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Gran Turismo 5 PlayStation 3

Published by: Sony Computer Entertainment Europe
Developed by: Polyphony Digital

The wait for Gran Turismo 5 has been almost insufferable but the wait is finally over and with sales already in excess of five million worldwide it's clear that the delay has done nothing to curb the series' popularity. But now that it's finally here how good is Gran Turismo 5? Some aspects of the game truly impress whilst others truly disappoint. It's very much a classic Gran Turismo experience but it doesn't offer much in the way of improvement from what's gone before in the series.

Going off the game's statistics, everything looks extremely impressive. GT5 boasts 1,000 cars and a multitude of circuits. The problem is that only a fifth of those cars have been created from scratch for the game and a high percentage of the circuits have already appeared in earlier games in the series. The 200 or so premium cars look great and each have a highly detailed cockpit view from which driving is a pleasure. This isn't the case for the 800 standard cars that have been bought back from previous versions. Most of the circuits have been recycled from previous games and I personally found it rather boring to drive around circuits which I've driven around hundreds of times before.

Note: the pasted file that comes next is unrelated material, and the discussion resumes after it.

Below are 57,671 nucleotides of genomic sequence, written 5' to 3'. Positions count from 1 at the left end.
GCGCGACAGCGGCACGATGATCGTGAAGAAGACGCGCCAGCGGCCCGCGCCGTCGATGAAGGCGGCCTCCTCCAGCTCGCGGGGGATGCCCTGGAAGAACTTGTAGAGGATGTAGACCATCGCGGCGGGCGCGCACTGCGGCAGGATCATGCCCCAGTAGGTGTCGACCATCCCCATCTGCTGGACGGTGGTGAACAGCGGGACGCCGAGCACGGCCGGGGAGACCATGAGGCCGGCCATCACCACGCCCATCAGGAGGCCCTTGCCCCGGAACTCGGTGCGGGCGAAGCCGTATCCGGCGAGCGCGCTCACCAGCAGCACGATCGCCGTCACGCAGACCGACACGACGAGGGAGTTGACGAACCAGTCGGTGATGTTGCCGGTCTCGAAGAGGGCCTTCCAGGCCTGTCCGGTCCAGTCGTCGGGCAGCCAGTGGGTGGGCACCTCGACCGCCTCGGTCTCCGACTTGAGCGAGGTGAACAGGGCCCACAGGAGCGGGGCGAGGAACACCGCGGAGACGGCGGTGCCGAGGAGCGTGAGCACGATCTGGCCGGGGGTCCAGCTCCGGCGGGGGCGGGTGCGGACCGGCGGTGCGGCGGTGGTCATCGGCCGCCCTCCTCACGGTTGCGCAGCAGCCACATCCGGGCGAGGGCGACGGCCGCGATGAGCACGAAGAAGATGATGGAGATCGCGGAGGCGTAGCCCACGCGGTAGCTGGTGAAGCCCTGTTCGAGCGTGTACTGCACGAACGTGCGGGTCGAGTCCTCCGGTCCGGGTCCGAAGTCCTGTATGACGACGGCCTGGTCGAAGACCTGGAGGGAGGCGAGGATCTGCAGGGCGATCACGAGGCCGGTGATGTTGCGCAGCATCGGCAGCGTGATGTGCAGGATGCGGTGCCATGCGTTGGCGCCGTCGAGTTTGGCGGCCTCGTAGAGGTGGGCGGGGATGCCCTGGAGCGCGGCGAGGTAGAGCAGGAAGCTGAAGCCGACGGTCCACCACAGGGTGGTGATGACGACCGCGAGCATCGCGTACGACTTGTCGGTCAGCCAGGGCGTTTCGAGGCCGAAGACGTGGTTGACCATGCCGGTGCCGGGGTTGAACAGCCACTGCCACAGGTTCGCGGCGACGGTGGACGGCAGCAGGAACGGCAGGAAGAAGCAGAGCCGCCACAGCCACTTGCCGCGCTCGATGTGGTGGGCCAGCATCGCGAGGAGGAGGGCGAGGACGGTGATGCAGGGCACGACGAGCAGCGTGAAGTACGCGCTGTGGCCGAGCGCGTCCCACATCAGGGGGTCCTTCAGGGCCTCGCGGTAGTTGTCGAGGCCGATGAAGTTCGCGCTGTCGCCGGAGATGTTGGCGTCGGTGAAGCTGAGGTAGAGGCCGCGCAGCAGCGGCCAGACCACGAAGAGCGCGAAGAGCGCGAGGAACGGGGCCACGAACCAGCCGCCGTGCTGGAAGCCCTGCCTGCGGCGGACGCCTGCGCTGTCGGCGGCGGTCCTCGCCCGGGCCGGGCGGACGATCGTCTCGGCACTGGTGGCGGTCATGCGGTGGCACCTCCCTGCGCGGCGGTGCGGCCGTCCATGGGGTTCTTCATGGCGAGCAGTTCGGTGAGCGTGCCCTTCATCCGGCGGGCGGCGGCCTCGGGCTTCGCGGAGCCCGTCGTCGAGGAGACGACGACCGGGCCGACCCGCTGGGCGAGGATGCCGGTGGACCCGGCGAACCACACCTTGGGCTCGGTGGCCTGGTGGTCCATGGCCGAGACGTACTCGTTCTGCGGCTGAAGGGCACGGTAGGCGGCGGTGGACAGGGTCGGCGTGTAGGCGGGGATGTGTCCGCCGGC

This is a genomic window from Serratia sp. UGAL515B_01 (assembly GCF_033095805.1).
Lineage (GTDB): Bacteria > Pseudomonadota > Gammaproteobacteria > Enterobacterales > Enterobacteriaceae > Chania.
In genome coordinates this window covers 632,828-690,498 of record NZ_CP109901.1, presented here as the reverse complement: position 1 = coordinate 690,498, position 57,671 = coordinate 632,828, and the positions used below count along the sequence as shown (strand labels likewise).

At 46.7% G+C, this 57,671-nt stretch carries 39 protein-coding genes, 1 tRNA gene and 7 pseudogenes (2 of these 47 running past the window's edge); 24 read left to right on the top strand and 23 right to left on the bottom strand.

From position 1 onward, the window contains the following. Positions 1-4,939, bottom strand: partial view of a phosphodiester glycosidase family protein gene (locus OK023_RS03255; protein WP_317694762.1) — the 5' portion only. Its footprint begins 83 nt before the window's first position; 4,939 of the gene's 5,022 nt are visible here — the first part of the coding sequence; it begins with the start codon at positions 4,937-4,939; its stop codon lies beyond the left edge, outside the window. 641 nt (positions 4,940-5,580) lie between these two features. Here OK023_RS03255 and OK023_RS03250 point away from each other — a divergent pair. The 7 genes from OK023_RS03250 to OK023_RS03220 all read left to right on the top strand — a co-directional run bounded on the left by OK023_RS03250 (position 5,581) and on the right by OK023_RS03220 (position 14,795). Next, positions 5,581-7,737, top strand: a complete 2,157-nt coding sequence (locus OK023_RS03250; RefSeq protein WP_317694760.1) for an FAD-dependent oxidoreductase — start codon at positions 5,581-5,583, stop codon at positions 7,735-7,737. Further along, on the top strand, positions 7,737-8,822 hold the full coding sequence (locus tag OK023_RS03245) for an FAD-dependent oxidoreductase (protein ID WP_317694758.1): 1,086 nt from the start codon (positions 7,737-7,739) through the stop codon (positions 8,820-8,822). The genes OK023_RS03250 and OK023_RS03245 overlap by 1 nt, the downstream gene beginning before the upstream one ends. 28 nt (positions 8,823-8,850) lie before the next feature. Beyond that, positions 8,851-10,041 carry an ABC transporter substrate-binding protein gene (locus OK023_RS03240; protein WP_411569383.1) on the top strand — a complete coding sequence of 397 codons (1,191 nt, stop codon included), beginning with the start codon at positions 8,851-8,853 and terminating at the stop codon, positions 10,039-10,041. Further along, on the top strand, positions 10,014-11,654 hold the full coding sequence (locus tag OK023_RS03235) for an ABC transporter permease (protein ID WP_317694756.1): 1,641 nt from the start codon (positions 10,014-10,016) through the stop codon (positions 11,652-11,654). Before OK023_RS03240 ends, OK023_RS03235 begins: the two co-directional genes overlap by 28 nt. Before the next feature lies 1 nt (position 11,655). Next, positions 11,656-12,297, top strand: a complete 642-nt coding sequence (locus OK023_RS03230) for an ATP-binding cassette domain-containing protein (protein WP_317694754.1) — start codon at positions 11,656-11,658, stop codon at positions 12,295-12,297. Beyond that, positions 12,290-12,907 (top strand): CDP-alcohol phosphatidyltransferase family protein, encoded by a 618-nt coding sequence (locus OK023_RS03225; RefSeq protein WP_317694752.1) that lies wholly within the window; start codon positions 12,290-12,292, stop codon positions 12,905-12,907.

GT5 offers both a Course Maker and Gran Turismo TV. The Gran Turismo TV mode allows you to view a selection of HD movies some of which are free and others which you'll have to pay for. From what I've seen these movies aren't subtitled. The Course Maker allows you to construct your own circuits. You'll pick a general theme (from a choice of seven), choose one of the offered layouts and then customise each section for complexity, road width and corner sharpness. You can also set the time at which races on the circuit will take place and the weather conditions. In truth it's a very basic circuit designer and could have been made much better.